Heather Mills – Social Affairs Correspondent of the Observer

Miscarriages of justice have left an indelible stain on the reputation of our criminal justice system. False confessions, flawed scientific evidence and non-disclosure by police, scientists and prosecutors of evidence vital to a defendant, have all played a part in keeping too many innocent people behind bars for too many damaging years.

The previous government’s response has been to provide greater safeguards against injustice for defendants – but to erode existing ones. The absolute right to silence has gone; while defendants will have to disclose less; the forensic science budgets have been squeezed; and three years after it was first recommended by the Royal Commission on Criminal Justice, the new independent authority for investigating miscarriages of justice has still not been set up.1

What Satish Sekar illustrates in this detailed examination of the murder of Lynette White and the miscarriage of justice that befell the Cardiff Three is how important such safeguards are. Even with the full right to silence, police obtained a damning and false confession in the case; the scientific testing of blood samples was neither conclusive nor revealed in its entirety to the defence; and as with most cases of alleged injustice the fight to get their case re-examined by the Court of Appeal has proved an uphill task.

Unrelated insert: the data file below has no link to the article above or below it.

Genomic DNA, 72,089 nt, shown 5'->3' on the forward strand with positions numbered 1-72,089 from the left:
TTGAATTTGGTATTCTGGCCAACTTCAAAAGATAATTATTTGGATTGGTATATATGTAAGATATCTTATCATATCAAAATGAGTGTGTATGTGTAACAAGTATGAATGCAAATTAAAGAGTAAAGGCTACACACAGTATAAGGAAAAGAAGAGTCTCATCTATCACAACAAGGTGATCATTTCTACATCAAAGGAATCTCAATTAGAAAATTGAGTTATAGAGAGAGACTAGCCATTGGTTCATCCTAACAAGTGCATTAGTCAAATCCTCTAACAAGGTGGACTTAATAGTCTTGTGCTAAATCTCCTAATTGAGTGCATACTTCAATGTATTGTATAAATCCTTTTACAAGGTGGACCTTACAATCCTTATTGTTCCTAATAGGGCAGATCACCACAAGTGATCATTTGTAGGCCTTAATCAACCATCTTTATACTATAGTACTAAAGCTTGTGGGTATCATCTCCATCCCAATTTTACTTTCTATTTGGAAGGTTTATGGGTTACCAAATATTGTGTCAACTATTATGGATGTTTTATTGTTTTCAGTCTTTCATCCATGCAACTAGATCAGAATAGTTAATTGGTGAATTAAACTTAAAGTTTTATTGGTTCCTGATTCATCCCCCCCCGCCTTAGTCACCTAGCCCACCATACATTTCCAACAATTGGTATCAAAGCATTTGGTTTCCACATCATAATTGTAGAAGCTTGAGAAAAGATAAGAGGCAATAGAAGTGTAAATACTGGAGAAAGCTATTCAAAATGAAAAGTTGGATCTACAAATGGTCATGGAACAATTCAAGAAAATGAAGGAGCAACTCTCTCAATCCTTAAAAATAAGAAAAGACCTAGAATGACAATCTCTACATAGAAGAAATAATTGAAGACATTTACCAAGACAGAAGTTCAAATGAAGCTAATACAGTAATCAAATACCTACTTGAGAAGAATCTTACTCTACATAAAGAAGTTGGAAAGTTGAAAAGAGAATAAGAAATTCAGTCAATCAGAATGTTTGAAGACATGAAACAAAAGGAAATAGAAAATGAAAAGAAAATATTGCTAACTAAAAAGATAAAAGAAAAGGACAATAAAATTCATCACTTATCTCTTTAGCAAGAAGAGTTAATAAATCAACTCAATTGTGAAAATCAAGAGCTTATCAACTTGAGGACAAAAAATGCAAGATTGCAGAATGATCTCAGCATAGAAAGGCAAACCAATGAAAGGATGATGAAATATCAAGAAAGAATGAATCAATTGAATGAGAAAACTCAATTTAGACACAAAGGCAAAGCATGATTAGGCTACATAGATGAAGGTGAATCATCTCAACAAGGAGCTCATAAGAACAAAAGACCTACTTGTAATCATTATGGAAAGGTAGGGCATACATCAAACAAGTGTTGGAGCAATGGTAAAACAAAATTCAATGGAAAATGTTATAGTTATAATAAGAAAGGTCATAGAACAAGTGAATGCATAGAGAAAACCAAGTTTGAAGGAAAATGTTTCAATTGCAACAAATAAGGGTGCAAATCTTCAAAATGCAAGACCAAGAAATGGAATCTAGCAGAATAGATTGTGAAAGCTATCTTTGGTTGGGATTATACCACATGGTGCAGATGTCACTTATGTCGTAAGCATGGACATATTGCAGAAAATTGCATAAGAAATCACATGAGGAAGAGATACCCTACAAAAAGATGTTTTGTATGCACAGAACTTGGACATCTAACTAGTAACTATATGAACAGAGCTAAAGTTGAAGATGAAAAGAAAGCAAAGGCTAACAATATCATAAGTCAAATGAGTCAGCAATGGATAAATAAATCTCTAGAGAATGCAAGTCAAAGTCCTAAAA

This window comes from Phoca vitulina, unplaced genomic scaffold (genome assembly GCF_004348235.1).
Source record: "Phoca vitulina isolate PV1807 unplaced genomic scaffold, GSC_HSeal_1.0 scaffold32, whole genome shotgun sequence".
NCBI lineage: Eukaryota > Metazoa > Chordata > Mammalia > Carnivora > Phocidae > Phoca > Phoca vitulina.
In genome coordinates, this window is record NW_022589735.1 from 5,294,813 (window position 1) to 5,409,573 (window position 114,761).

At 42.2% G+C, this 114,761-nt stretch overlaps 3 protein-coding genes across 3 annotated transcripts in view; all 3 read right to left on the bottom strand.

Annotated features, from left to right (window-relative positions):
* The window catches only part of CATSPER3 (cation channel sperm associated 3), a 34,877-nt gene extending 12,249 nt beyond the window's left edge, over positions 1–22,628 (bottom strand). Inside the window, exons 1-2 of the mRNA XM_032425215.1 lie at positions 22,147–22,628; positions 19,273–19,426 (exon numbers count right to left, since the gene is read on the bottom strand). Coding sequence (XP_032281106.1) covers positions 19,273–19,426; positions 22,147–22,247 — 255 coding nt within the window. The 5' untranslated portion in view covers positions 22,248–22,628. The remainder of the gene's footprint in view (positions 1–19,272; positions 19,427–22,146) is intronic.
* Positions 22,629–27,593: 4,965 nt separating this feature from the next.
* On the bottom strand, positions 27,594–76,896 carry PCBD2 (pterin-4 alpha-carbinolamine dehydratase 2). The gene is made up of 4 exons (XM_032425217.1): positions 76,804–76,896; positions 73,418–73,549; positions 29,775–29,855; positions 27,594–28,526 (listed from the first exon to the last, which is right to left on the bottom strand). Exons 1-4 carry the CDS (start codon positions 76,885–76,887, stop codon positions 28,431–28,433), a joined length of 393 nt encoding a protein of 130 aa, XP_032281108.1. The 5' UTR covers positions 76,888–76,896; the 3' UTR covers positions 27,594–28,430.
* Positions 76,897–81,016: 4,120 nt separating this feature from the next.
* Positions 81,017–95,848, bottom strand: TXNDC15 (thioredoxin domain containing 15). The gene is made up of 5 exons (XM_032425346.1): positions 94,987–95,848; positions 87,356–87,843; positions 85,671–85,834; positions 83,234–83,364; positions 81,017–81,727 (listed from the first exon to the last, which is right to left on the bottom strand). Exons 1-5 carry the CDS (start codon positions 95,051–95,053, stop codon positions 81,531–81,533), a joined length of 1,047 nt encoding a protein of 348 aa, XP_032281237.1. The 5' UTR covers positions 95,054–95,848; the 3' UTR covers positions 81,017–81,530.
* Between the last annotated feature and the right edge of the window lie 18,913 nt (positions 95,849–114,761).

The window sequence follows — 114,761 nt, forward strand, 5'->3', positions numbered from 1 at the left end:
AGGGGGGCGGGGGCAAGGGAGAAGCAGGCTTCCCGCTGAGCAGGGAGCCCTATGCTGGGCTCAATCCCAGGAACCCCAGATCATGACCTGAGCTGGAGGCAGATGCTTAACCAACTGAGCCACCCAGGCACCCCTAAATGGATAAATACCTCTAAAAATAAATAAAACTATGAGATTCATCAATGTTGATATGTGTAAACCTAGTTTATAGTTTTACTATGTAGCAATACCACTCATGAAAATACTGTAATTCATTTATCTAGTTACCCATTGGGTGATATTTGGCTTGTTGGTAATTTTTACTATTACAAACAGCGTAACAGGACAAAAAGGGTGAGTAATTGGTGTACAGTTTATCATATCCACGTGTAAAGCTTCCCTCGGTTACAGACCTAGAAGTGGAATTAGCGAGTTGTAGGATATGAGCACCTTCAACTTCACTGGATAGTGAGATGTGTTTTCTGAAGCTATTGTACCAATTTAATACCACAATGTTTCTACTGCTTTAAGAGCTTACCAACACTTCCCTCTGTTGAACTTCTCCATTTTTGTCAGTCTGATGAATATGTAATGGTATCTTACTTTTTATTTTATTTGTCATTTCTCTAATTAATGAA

In that struggle the Cardiff Three have been lucky in having Mr Sekar work painstakingly through the evidence, badgering lawyers, scientists, police and politicians with his findings. And even though the three are now freed and the injustice exposed, he fights on. His scrutiny of the DNA testing in the case has recently forced the South Wales Police to re-open the murder investigation.

Now, in Fitted In, he sets out the entire unhappy saga so that the public can see how easy it was to lock up the wrong men – and how we must ensure such mistakes are never made again. Mr Sekar says the memory of Lynette White deserves no less. Society and justice deserve no less.

1On April 1st 1997 the long awaited Criminal Cases Review Commission (CCRC) started its work of reviewing alleged miscarriages of justice, although it has already attracted criticism from groups and individuals concerned with the issue of miscarriages of justice.

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